Since fuel has become a part of everybody’s lives, there is no way we can do without. Biodiesel is now the in thing when it comes to biofuel or alternative sources of energy. But then, the biodiesel production waste created in the manufacturing of biodiesel is becoming an issue for environment-concerned groups. This biodiesel waste contains mainly glycerol and methanol which are made up of carbons.
Just recently, it was explained that certain bioreactors which are needed for mine water treatment for the sulfate-reducing bacteria they contain. These sulfate-reducing bacteria feed on certain carbons, particularly glycerol. Thus, a theory sprung that it may be possible to utilize the biodiesel glycerol byproduct to feed the sulfate-reducing bacteria in order to reduce the sulfate found in mining waste. If this is possible, not only is the liquid from mining drainages treated but biodiesel waste will also be consumed. Both of these wastes will therefore be reduced and consequently, the environment will have less pollution.
So, a project was carried out to prove the theory. A number of laboratory columns containing sulfate were fed with reagent-grade glycerol while the rest of the laboratory columns were fed with the glycerol from biodiesel waste. The goal was to reduce fifty percent of the sulfate in the columns. The project proved a success since the glycerol from biodiesel waste reduced fifty five percent of the sulfate while the reagent-grade glycerol reduced fifty percent. This proved that the glycerol from biodiesel production waste was more effective. Aside from this, the biodiesel glycerol byproduct is cost-efficient since it is technically waste material and hardly costs anything at all. Other tests show that biodiesel waste is also capable of reducing concentrations of acetic, formic, lactic, and propionic acids and the organic carbon found in the biodiesel waste was even converted to carbon dioxide.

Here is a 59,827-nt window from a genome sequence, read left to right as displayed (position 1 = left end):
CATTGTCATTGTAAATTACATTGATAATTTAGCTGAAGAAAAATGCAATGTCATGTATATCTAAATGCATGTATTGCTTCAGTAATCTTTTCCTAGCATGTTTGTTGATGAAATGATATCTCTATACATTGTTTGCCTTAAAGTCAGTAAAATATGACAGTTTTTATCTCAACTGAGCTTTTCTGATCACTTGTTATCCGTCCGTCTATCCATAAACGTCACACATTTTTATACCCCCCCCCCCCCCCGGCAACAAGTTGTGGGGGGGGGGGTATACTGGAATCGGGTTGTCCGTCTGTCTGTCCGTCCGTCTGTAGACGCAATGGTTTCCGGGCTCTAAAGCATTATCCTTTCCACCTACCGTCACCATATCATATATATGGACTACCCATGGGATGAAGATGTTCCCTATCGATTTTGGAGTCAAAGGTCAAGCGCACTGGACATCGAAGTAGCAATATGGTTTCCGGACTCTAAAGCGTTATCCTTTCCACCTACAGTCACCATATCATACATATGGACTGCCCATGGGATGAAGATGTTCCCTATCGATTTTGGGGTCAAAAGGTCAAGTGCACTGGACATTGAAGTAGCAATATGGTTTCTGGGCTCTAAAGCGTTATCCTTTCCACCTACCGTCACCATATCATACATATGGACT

Biodiesel production waste may be rubbish but it serves as a wonderful component of decreasing one of the largest sources of pollution.